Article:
‘Clean energy is the order of the day.’ Describe briefly India’s changing policy towards climate change in various international fora in the context of geopolitics.

Sample Answer

Introduction

By pledging 175GW of renewable energy and ratifying Paris Agreement, India signalled its climate commitment. In multilateral forums, India championed equitable governance. Through alliances like ISA, India gains leverage to steer the global energy transition, upholding interests of developing countries. India’s climate leadership portends its geopolitical rise as an ecologically-responsible power.

Body

Change in India’s Climate Policy

  • Dilution of UNFCCC by engaging on multiple platforms to tackle Climate change like QUAD.
  • Insistence on “Common but Differentiated responsibility” (CBDR) principle has been toned down by adopting Nationally Determined Contributions (NDC) under framework of UNFCCC.  
  • Proactive engagement to Handle Climate Crisis rather than waiting for developed countries to assume responsibility of Historical Emissions.

Aligning Climate Priority with Geopolitical engagements:

In an era of geopolitical flux, India has been pursuing foreign policy Goals on Bilateral, Minilaterals and Multilateral forums where it has emphasised Climate Change.

Bilateral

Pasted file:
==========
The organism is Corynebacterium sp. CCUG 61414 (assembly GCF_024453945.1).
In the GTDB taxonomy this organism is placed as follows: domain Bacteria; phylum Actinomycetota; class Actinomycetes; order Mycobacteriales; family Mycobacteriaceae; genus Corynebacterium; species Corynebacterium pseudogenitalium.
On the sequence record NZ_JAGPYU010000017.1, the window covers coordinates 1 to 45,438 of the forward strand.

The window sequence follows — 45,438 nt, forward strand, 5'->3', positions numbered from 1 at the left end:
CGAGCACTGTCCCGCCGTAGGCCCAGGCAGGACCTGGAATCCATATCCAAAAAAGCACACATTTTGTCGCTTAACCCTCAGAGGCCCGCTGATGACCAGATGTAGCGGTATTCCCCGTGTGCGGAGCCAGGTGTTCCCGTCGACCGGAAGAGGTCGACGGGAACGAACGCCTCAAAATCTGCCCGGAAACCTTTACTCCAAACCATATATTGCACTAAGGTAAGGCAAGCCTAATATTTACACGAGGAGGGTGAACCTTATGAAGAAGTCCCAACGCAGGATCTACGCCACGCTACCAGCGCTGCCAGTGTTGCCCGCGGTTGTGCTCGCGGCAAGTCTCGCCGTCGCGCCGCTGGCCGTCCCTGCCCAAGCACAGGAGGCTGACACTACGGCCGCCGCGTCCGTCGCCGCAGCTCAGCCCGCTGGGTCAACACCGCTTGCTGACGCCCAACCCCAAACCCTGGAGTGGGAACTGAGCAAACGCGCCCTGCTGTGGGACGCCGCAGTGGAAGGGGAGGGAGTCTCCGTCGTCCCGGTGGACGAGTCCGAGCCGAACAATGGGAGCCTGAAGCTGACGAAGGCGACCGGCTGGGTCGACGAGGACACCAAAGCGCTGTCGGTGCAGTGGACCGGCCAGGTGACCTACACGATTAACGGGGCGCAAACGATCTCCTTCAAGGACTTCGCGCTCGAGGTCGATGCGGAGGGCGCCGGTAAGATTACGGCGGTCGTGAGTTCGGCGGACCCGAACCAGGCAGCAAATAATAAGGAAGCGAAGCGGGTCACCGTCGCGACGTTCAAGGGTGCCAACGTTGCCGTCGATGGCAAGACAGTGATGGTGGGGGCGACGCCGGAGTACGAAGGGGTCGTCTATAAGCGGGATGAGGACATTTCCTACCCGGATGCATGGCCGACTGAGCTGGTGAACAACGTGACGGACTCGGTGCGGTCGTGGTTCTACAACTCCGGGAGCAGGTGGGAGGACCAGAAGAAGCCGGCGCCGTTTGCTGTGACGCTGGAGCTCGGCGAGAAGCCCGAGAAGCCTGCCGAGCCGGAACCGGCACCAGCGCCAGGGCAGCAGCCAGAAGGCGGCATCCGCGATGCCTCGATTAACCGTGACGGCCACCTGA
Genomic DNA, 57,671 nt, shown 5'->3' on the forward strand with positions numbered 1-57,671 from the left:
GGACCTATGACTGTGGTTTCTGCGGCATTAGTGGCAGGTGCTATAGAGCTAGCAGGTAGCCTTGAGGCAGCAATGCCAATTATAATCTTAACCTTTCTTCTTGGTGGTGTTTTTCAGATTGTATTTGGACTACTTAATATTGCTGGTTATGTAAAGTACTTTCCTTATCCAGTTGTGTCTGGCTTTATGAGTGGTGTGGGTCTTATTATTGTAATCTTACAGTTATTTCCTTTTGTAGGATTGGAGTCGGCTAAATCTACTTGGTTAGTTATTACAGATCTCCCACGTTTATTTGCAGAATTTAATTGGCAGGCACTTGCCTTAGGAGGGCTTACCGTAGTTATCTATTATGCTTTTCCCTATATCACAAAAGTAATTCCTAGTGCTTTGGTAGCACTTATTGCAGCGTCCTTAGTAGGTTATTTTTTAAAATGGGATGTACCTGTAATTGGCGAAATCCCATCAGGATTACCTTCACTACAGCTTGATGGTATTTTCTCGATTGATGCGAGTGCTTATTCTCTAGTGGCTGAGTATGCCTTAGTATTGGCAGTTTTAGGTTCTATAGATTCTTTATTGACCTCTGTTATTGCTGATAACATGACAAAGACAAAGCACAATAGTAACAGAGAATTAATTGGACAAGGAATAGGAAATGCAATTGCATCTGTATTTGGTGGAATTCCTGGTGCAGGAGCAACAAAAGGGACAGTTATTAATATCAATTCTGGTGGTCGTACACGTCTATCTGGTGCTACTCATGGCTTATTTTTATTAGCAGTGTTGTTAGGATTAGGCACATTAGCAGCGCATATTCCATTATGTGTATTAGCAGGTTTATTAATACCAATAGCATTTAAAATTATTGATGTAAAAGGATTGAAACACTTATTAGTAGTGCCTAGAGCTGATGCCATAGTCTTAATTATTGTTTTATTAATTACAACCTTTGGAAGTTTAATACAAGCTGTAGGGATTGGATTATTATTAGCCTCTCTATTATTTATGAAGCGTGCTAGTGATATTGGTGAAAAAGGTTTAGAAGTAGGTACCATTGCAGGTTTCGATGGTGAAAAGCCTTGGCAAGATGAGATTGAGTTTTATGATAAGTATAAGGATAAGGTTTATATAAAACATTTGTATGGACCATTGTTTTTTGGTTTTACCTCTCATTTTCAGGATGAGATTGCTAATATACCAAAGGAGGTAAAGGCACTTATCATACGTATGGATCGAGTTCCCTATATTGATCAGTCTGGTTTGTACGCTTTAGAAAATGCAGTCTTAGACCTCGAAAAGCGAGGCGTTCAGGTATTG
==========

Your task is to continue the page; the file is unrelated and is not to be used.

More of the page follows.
• Partnership for Green & Sustainable Development (Germany)
  • Engagement with small islands vulnerable to climate change via – FIPIC.
  • Climate Action and Finance Mobilization Dialogue (CAFMD) with US under India-US Climate Clean Energy Agenda 2030.

Minilaterals

  • QUAD: Launching “Quad Climate Change Adaptation and Mitigation Package (Q-CHAMP)”
  • IPEF: Clean energy and decarbonisation as one of the pillars
  • I2U2: Clean Energy is a pillar, hybrid renewable energy project in Gujarat.
  • Partnership for Global Infrastructure and investment – laid focus on climate action and clean energy.

Multi-Lateral

  • Proactive Achievement of NDCs and Setting Target of Updated NDC under Paris Agreement.
  • Pledging to become net zero emitter of carbon by 2070 to achieving 500 gigawatts non-fossil energy capacity by 2030.
  • Launching ‘One Sun, One World, One Grid’ (OSOWOG)
  • Urged G20 countries to bring down per capita emissions to global average by 2030.
  • WTO (Agreement to curb ‘harmful’ subsidies on illegal, unreported and unregulated fishing) First-time trade issues have been balanced with Environmental issues under WTO. 

Conclusion

Thus, India is playing a leading role in Climate negotiations on all the important Geo-Political Platforms.

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